Love Language -Physical Touch
by Reverend Murray Spackman, Vicar.
Sunday 30 March, 2003
Acts 9:3-19. Luke 5:12-16.
We have long known that physical touch is a powerful way of communicating emotional love. Dr.Gary Chapman concludes that Physical Touch is one of the Five primary ways, which he calls Love Languages, in which we express emotional love to others.
So far, in this series we have looked at three of the 5 Love Languages: Words of Affirmation, Gifts, and Quality time. Today we look at the fourth – namely, Physical Touch.
Numerous research projects in the area of child development have made the conclusion that babies who are held, hugged and kissed develop a healthier physical and emotional life than those who are left for long periods of time without physical contact. I think we all, instinctively, know that that is true.
Some years ago, here, I baptised twin baby girls who had been adopted from a State Run orphanage in the then Communist-run country of Rumania. Video clips on our TV screens showed rows and rows of babies and young children in old hospital style cots left for hours on their own, and provided with only the absolute minimum of personal care, feeding and hygiene. Other than the changing of nappies and feeding, there was no other human interaction with these babies whatsoever. The photos I was shown of these little girls in their cots, before they were brought out to N.Z. showed them to be socially and physically withdrawn and underdeveloped. While they were about 2 ½ - 3 yrs old, they were only the size and mental and emotional development of about 12-18month olds infants. Yet, within just a matter of a few months, in their new home, with plenty of hugs, physical touch, cuddles and kisses, as well as good food and hygiene, the children’s lives were transformed, physically, mentally and emotionally.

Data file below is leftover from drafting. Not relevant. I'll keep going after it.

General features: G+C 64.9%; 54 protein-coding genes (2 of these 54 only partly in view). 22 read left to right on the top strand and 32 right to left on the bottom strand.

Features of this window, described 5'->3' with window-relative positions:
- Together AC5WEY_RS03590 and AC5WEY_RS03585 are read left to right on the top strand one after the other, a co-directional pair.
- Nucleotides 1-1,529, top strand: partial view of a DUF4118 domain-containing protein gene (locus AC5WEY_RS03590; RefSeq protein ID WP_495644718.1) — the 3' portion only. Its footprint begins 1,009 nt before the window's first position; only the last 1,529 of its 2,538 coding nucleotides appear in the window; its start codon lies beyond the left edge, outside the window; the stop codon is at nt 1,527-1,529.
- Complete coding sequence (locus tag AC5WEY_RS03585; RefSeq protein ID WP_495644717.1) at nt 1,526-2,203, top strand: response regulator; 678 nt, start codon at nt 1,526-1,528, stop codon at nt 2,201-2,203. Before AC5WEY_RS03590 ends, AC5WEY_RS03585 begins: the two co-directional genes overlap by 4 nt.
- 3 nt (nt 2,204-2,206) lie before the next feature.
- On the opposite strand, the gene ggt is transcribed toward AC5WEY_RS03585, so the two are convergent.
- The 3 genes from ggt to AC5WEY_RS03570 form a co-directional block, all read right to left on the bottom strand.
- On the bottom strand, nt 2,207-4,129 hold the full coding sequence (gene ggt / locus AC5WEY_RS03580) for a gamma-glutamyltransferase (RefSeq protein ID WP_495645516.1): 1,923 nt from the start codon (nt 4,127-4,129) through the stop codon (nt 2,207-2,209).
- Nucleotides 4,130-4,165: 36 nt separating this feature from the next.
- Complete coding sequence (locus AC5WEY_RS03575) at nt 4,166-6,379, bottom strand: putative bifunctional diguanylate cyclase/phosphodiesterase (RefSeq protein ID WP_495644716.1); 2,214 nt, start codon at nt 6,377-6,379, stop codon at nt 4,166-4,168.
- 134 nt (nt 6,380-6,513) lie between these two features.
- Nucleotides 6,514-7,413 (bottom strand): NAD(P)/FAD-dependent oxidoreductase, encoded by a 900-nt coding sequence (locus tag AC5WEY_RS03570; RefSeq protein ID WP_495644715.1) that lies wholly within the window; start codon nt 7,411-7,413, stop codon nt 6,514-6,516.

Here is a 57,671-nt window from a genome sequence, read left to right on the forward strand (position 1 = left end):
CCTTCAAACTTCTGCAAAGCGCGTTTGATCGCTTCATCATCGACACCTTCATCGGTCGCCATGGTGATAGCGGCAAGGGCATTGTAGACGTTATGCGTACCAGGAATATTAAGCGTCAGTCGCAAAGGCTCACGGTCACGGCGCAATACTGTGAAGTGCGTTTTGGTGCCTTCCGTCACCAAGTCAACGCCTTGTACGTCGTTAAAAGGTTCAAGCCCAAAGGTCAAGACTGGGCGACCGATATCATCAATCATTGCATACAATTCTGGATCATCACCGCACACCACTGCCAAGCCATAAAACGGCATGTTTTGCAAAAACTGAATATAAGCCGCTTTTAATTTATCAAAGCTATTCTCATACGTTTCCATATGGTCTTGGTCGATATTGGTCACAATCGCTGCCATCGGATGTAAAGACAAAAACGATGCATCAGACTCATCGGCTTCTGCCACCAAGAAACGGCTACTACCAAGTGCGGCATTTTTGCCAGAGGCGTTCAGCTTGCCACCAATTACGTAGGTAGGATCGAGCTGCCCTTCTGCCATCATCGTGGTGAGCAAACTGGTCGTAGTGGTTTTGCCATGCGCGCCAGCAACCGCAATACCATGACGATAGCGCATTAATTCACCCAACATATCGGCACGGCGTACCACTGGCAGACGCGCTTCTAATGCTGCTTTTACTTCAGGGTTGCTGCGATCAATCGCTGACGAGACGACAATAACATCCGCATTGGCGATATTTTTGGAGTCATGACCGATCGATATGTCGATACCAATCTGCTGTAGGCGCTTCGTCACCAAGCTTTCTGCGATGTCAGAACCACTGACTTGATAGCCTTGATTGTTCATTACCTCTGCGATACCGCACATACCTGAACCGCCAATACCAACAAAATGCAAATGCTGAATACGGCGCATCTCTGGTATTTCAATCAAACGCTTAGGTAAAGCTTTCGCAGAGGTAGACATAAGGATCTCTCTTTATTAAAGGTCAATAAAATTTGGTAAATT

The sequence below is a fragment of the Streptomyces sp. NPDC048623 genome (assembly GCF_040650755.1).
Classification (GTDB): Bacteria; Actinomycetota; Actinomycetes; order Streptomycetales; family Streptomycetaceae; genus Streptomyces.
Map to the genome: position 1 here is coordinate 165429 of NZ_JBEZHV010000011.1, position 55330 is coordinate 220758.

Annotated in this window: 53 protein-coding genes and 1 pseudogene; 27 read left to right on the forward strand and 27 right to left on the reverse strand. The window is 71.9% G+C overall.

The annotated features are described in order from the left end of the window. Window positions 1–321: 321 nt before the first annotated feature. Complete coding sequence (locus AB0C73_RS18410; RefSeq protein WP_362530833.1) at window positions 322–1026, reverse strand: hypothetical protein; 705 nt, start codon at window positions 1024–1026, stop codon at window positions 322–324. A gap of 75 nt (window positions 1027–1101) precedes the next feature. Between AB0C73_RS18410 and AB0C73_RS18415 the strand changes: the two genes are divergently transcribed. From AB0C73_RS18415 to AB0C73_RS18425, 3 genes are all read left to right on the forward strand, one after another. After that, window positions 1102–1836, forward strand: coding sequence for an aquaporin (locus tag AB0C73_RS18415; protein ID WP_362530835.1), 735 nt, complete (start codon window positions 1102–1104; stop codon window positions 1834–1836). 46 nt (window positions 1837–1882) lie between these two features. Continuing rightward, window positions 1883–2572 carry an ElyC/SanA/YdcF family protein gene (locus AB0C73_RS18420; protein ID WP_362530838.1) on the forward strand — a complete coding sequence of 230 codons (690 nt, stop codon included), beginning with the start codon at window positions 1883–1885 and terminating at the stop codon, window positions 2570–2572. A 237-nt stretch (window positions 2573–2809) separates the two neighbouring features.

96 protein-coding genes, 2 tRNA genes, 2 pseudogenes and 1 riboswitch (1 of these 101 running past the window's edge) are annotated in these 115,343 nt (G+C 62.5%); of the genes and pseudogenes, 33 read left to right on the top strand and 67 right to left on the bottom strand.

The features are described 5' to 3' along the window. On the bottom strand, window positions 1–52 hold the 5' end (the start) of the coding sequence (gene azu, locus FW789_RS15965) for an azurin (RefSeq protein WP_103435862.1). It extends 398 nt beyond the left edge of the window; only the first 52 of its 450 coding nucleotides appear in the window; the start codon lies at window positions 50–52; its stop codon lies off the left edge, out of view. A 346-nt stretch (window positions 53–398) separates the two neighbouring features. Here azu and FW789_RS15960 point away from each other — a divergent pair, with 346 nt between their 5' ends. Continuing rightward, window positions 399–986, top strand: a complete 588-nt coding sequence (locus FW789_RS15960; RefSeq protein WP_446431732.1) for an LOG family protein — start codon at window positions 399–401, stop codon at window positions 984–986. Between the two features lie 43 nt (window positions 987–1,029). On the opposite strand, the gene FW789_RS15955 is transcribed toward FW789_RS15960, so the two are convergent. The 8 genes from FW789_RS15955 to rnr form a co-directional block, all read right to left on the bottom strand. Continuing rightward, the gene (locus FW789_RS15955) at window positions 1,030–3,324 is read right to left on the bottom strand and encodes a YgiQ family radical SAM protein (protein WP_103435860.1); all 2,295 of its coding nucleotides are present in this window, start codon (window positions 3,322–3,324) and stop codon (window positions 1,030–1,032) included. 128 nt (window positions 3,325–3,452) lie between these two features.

Wise parents, in any culture, are touching parents! In the first century, parents brought their children to Jesus “to have Him touch them”. And Jesus took them in his arms and blessed them.
Long before the child understands anything about the meaning of love, the child feels loved by physical touch. Hugging and kissing a six-year-old as he or she leaves for school in the morning is a way of filling the child’s emotional love-tank, and thus preparing him for a day of learning. And if the child’s love Language is Physical Touch – then nothing is more important.